YEP Letters: July 13

Have your say

Check out today’s YEP letters.

Trolleybus - a ‘project from the past’

Bob Jones, City Island, Leeds 12

In Lyon, there is an inquiry going on at the moment into the future of the long-criticised C3 trolleybus line.

Many want it replaced with a tram. The Greens in particular call the trolleybus “un projet du passé, un projet dépassé” (a project from the past, a project that is out-of-date). Where have we heard that before?

They are not alone. The main association for those who use public transport in Lyon insists that “la vocation de cet axe est de devenir un tramway”. (the future for this route is for it to be become a tram).

Everywhere you look, the trolleybus is seen as an inferior choice.

Do some Leeds councillors still really think it reflects “cutting-edge technology” and would improve the image of our city?

Sad at decline of railways

Mel Smart, Farsley

I am writing to you regarding the railways, particularly here in Yorkshire.

In my opinion, all the people who travel on trains just want to get from A to B, on time and in reasonable comfort. They are not interested in speed. Most just want to get to and from work.

It has been known for a long time that the present fleet, built in the 1980s and 1990s is insufficient but no one, least of all the Tories, is doing anything about it.

It is as plain as the nose on your face that a new fleet of trains is needed but no one builds trains in Britain anymore.

Instead of investing 58 billion pounds in HS2, which is a complete waste of time, what the government should be doing is investing that money in a train building programme to replace not just the northern fleet but all trains in the country and spread over a 20- year period could actually do it.

I am even prepared to come out of retirement and to take charge of it because no one else, apparently, is interested.

After 50 years working on the railways it makes me sad to see its decline for lack of forethought.

Lack of creative thinking

Paul Kilroy, Leeds 16

While our city constantly proclaims itself as a self renewing, innovative place, the idyll is somewhat tarnished by necessary eyesores: notably ‘The Kirkgate Quarter’ and the Southern wasteland prospects for rail travellers.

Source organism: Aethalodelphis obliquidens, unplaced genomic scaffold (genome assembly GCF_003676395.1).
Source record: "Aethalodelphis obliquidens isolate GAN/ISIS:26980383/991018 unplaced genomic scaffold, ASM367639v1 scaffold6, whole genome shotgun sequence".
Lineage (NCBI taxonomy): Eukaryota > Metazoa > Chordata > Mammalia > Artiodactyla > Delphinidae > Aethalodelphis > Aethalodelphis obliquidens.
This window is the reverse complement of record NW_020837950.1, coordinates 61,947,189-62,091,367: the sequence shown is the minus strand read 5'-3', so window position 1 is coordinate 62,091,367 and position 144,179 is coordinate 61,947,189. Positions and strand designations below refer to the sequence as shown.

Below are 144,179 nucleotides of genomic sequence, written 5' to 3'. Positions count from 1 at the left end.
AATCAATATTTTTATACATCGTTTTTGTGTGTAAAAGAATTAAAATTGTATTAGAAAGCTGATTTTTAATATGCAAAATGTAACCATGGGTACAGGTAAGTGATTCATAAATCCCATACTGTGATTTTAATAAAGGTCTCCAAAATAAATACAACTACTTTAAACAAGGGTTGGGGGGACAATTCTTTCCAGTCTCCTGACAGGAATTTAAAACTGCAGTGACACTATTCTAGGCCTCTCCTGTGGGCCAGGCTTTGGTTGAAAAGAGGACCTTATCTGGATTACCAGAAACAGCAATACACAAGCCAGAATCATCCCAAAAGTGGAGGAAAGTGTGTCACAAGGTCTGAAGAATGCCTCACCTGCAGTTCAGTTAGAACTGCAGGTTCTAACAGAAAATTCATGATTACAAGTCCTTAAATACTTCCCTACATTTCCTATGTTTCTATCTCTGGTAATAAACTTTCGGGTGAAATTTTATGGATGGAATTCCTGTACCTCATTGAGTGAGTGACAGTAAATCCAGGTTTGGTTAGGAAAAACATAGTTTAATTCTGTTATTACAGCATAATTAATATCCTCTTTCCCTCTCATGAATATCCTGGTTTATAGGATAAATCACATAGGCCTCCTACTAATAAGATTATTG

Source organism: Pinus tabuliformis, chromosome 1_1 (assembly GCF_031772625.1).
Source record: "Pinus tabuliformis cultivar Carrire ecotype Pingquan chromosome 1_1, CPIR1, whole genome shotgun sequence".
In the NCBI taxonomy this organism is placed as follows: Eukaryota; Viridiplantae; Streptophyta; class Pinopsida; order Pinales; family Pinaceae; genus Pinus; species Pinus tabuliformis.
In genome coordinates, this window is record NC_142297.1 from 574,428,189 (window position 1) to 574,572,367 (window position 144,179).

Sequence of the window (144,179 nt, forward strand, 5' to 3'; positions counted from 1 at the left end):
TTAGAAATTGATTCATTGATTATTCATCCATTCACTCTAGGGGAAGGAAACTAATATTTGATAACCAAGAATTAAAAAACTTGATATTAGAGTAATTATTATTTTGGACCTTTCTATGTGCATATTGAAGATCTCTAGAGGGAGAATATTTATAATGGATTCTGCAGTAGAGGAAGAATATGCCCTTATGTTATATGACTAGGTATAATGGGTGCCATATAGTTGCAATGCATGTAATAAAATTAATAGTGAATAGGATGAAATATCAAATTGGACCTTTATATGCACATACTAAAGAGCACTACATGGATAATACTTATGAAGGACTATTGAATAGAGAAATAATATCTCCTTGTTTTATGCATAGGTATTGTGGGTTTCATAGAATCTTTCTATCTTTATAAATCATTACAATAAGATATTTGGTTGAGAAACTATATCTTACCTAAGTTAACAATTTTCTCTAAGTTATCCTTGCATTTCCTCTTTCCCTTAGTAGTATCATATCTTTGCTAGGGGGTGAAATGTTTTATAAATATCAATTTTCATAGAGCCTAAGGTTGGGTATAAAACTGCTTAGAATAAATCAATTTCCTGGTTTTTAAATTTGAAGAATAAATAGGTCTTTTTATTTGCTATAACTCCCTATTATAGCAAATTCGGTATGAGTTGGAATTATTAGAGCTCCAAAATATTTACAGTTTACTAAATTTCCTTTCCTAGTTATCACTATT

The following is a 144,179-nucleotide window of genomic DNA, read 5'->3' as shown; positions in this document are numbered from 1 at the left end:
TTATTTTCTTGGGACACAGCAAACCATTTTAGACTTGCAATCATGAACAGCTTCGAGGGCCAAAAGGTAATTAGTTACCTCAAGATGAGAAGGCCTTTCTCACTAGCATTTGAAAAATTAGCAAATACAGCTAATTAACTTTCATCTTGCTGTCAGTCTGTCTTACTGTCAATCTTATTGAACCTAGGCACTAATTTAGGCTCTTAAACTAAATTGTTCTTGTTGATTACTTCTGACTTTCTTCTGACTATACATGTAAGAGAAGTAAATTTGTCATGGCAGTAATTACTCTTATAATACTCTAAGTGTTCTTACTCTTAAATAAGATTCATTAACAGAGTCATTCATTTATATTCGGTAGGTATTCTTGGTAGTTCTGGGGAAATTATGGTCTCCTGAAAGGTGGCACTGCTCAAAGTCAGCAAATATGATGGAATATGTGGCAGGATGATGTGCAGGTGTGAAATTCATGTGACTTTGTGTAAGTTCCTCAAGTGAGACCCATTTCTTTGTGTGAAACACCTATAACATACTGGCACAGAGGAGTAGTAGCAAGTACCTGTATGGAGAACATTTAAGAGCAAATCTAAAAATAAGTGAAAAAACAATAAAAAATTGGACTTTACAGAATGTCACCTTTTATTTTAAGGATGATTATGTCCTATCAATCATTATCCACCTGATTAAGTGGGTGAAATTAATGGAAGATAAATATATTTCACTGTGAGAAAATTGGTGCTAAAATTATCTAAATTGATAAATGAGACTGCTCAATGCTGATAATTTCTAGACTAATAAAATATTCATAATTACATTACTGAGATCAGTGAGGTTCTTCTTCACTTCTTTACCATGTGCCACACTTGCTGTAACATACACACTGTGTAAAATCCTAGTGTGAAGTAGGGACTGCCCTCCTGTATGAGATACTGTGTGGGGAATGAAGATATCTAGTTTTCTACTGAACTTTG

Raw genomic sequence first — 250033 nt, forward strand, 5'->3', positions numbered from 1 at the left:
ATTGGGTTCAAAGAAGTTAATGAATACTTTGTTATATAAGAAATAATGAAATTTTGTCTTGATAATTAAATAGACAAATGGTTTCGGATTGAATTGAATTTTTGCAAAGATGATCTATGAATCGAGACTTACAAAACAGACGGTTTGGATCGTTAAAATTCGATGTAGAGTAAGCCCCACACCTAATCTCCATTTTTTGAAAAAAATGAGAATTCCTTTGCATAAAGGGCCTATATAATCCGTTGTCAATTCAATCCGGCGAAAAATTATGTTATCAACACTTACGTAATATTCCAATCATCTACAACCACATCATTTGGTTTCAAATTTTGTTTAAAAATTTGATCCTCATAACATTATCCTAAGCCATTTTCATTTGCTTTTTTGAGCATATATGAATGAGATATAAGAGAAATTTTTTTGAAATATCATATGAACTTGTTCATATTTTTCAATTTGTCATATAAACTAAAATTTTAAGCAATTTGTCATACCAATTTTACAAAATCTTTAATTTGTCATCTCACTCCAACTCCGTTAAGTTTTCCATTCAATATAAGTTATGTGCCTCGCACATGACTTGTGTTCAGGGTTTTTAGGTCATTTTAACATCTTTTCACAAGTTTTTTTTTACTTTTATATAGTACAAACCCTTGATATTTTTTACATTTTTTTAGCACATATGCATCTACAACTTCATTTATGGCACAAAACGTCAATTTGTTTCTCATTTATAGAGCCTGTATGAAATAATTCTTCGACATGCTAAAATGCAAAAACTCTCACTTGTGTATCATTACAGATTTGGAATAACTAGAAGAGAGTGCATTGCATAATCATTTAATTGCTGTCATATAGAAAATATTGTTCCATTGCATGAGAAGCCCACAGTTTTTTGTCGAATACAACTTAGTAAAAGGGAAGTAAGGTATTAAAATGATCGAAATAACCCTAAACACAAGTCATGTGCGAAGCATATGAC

These depressing vistas have become over 40 years, familiar features; echoing distant memories of the squalid, ugly, dirty mess, bequeathed to us by our city fathers, up to the 1960s.

The simple expedient of laying the artificial grass currently adorning Millennium Square, or bark, gravel or soil, would create an attractive landscape and a recreational area for lunchtime workers, especially if appointed with furniture and fittings.

It seems such creative thinking and capacity is beyond our leaders, at least outside the area of expenses, attendance allowances and special responsibility payments.

Then and there they are, of course masters and leave Michelangelo kicking rocks.

Accolades are deserved

Jack Banner, Meanwood

What a soulless individual Phil Cook is (YEP letters July 8).

Anyone with a soul knows that Yorkshire benefitted from the Tour De France in terms of the profile of our county and our city.

Could it be that his anti - cycling bias is generated by his inability to cycle ?

Gary Verity and the other organisers deserve every accolade they have received.

How can anyone be so bloody minded about his county and his city ?

Move to Manchester , not much happens there !

All talk and not enough action

Martin J Phillips, Cookridge

I note that the BBC has been receiving a ‘sledging’ for it’s new Wimbledon highlights programme.

People coming home from work and hoping to watch the tennis highlights are instead watching a group of ‘experts’ talking about tennis.

Sadly the same can be said for the BBC’s coverage of most sports; all talk and little action!

Taking athletics as an example, the BBC employs numerous former athletes for their ‘expert’ opinion including: Jonathan Edwards, Paula Ratcliffe, Denice Louis, Steve Cram, Brendan Foster, Colin Jackson, and Michael Johnson. Why does the BBC need so many? Their services won’t come cheap either; more licence payers’ money going wasted.

On top of that there are the interviews with athletes some of whom are not even competing in the event being shown.

Setting a bad example

R Kimble, Hawksworth

Am I the only one who finds the triumphalist fist shaking at Wimbledon unprofessional?

Serena Williams display against Heather Watson was deplorable and Murray is no better.

It is not sporting and sets an (aggressive) bad example where winning is all that matters and intimidation (banned in most workplaces) acceptable.

Warning over phone scam

Sue Hillarby, by email

Just sending this as a warning to the many users of mobile phones.

I received a text message from someone claiming to be my daughter to say she had had a fall down some stairs and broken a leg in two places.

She needed me to go to the shop and get a mobile top-up from the shop and get me to text the code that was on the £20 voucher.

I asked why, when she was on a contract and this person said to use in hospital.

In the meantime I tried ringing my daughter – her phone just rang out – then 
my son found out it was a scam.

I felt totally sick that someone could stoop so low, and how I could fall for a trick like that.

Everything seemed to tie in and my lives in a first floor apartment.

I am also not very well at the moment so getting something like that is not very nice.